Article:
Friday, December 10, 2010

Two ways of doing art in school


I've been very struck by the quantity of art I end up bringing home from both of my kids' schools. But a post about how to store and process all of that will have to wait for another day (a day where I have figured out how to do it and then am qualified to share!).

But another fact is very clear to me. There are two kinds of art projects in these piles: art that my kids made on their own with no direction from an adult, and art that was prepped and supervised by a teacher.

Let's talk about the latter type first. When I had a daycare business, we called these "parent pleasers", and the audience is always in mind. What is going to be nice for the parents to have? What will impress them and let them know that we are doing cool things with their children? This type of project can actually be very nice. For instance, above my desk right now I have a turkey handprint made for Thanksgiving, done very nicely on nice paper and matted on a scrapbook page. That came home from preschool, and I could literally slap it into a scrapbook and keep Hypatia's handprint for future sentimental value.

But every child made an identical project, and there was no exercise in creativity for Hypatia. Frequently children do not enjoy doing these types of projects. And if I gave her the raw supplies and invited her to do it again, she wouldn't be able to. The tissue paper flower in the picture is a prime example. How did she make that? She took the paper the teacher had already cut for them, was handed a pipecleaner, and told how to attache the paper to the pipecleaner. And then if she couldn't do that, someone came over and did it for her.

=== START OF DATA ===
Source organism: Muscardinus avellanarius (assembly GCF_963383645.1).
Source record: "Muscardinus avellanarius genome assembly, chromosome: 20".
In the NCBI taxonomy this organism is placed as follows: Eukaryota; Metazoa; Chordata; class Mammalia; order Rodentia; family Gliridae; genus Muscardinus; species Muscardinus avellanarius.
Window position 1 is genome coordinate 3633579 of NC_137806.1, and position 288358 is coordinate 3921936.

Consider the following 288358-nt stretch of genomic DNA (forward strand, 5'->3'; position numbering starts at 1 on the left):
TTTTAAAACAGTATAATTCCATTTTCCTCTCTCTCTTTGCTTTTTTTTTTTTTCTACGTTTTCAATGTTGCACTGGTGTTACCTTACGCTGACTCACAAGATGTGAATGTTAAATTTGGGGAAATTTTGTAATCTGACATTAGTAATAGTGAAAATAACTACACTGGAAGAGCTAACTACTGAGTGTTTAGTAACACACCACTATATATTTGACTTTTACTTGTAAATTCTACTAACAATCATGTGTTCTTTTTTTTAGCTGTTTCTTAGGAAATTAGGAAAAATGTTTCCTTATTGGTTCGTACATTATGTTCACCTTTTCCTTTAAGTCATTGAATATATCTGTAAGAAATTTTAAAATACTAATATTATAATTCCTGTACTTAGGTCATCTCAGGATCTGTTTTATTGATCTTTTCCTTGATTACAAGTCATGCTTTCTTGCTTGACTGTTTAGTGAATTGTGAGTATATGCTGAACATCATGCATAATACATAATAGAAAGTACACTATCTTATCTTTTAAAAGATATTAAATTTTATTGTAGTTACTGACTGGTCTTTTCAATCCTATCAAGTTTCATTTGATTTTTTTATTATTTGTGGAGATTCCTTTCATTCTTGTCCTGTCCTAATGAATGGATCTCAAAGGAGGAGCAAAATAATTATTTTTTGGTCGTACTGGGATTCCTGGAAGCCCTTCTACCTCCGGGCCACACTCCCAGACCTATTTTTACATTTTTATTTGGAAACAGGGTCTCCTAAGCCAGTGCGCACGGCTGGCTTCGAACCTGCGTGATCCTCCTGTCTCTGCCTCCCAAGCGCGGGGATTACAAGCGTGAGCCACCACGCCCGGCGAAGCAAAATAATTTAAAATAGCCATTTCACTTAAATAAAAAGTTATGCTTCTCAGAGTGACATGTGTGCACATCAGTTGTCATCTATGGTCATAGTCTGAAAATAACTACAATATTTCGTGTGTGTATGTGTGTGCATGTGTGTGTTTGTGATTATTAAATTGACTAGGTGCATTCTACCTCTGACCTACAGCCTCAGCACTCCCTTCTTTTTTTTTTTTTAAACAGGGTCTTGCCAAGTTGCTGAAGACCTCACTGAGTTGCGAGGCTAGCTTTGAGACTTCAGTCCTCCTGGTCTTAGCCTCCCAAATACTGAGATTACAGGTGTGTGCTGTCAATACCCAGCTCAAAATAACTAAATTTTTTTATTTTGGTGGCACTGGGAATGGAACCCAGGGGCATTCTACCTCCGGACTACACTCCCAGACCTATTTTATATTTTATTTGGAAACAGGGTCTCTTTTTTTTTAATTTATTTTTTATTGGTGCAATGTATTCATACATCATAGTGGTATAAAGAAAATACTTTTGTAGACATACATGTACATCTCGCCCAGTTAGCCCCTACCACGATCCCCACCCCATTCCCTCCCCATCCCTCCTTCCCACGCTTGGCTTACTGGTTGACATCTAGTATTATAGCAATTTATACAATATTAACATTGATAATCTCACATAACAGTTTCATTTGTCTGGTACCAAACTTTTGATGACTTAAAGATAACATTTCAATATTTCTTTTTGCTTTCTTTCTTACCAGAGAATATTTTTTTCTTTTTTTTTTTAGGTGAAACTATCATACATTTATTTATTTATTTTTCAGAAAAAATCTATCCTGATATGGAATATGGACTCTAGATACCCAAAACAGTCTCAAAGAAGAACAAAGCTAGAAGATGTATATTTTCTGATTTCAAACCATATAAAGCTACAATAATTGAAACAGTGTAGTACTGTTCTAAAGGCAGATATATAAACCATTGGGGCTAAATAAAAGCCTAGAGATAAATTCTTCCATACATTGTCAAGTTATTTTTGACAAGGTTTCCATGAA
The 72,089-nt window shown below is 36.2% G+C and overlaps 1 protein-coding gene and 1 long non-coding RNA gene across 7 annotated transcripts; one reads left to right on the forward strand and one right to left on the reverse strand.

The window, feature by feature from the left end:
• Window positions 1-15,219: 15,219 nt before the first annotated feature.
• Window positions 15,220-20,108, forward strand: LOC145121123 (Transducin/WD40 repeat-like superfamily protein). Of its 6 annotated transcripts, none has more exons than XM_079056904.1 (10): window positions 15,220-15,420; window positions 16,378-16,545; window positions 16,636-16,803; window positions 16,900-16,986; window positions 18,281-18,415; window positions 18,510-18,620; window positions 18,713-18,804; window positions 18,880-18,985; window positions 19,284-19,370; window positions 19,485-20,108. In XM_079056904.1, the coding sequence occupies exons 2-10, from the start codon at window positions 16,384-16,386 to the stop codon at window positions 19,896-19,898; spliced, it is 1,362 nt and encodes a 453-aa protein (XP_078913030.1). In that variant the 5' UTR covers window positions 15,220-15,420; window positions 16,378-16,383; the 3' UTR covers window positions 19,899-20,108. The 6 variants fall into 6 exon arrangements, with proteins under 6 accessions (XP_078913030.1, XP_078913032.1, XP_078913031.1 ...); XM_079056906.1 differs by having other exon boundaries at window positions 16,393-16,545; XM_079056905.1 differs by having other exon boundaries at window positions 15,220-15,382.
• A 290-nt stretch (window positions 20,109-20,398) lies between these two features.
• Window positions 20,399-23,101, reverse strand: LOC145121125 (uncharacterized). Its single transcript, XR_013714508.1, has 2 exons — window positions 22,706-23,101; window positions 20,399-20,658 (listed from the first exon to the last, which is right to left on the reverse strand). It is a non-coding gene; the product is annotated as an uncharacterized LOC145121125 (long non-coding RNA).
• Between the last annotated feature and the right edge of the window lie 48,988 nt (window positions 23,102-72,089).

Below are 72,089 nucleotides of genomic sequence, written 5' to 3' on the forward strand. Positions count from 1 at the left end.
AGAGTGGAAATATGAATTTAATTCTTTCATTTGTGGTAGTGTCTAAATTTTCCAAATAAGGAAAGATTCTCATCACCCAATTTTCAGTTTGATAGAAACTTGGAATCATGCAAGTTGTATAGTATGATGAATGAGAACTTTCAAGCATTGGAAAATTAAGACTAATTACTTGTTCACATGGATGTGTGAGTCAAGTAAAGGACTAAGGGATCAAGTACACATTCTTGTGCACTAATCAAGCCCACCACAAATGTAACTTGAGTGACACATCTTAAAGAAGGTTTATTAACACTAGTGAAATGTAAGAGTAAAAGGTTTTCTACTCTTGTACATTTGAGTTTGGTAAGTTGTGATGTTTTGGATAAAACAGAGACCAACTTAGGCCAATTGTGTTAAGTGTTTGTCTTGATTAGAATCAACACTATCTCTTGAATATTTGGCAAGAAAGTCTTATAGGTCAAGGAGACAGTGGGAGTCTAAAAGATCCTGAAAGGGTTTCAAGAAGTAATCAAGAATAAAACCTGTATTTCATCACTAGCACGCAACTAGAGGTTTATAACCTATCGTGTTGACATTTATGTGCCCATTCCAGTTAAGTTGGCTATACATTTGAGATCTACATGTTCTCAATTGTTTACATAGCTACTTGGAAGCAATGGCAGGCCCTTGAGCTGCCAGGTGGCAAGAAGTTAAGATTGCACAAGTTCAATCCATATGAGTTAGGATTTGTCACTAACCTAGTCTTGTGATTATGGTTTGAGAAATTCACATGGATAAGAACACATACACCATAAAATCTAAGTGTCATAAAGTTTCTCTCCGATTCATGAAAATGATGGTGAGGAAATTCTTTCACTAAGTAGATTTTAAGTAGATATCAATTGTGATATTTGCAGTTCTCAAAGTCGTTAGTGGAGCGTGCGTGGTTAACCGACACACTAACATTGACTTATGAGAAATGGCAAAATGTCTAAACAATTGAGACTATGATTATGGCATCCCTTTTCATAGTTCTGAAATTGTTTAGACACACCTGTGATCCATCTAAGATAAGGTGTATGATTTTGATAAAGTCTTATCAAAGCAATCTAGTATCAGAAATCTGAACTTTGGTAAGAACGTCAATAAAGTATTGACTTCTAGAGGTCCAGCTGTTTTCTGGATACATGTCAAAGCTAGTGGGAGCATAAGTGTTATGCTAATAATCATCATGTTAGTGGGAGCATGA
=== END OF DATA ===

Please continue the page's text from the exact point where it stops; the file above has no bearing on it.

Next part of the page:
Then there is the other kind of art. The kind that kids will do with anything you give them - the contents of the recycling bin would be a very welcome material! The main problem with this kind of art is that it can create an amazing mess - glue and bits of stuff thrown around like a tornado visited your classroom or art space. And it generates a lot of pieces that if handed to a parent will just get a "what?". I've got my fair share of those - the item that I have to be careful not to ask "is this art or are you just bringing home some junk?". Almost nothing is ready to be put in a scrapbook or sent to a grandparent as a gift.

But this is genuinely the work of the child's own hands and mind. They could reproduce this, and the next one may be even better. They are learning skills that they will be able to continue without help from an adult. And sometimes the results are really cool, and unexpected. This piece Carbon made is a good example.

Overall, you can tell which method I prefer. At church I much prefer to give "free art time" than to make kids all make one project. If art or craft supplies are brought out for a specific project, I don't like to "make" anyone do it if they don't want to. It just isn't worth it, in my opinion. You want to learn to carefully follow instructions? Let's bake a cake. That needs to be exacting and it's a great time to follow directions. But make art? Who follows directions to make real art?

(Note: I am not an artist and have had no instruction in such. I do know that some skills, such as drawing, require some practice and discipline and following instructions - this is not a piece about how to run an art school.)

So if the kids coming out of my church program are carrying pieces that inspire parental responses of "What?", please smile and take them home. Say "tell me about your creation." and not "what is this supposed to be?"

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